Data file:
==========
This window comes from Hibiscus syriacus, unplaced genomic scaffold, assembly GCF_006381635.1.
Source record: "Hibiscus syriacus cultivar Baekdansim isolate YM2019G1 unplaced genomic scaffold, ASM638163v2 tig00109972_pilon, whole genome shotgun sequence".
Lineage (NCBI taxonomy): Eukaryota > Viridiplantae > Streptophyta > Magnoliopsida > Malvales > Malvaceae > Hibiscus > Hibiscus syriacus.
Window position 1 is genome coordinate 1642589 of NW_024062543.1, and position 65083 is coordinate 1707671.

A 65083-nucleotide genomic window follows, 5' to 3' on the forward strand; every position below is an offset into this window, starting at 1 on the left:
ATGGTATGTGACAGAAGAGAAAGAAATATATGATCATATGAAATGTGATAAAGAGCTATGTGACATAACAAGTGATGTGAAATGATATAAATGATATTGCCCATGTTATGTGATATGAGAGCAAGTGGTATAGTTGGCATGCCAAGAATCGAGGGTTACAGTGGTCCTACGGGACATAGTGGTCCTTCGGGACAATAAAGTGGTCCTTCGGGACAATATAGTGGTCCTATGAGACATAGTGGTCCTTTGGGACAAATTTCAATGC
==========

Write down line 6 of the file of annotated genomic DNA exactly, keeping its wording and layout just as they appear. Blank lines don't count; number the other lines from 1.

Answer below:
ATGGTATGTGACAGAAGAGAAAGAAATATATGATCATATGAAATGTGATAAAGAGCTATGTGACATAACAAGTGATGTGAAATGATATAAATGATATTGCCCATGTTATGTGATATGAGAGCAAGTGGTATAGTTGGCATGCCAAGAATCGAGGGTTACAGTGGTCCTACGGGACATAGTGGTCCTTCGGGACAATAAAGTGGTCCTTCGGGACAATATAGTGGTCCTATGAGACATAGTGGTCCTTTGGGACAAATTTCAATGC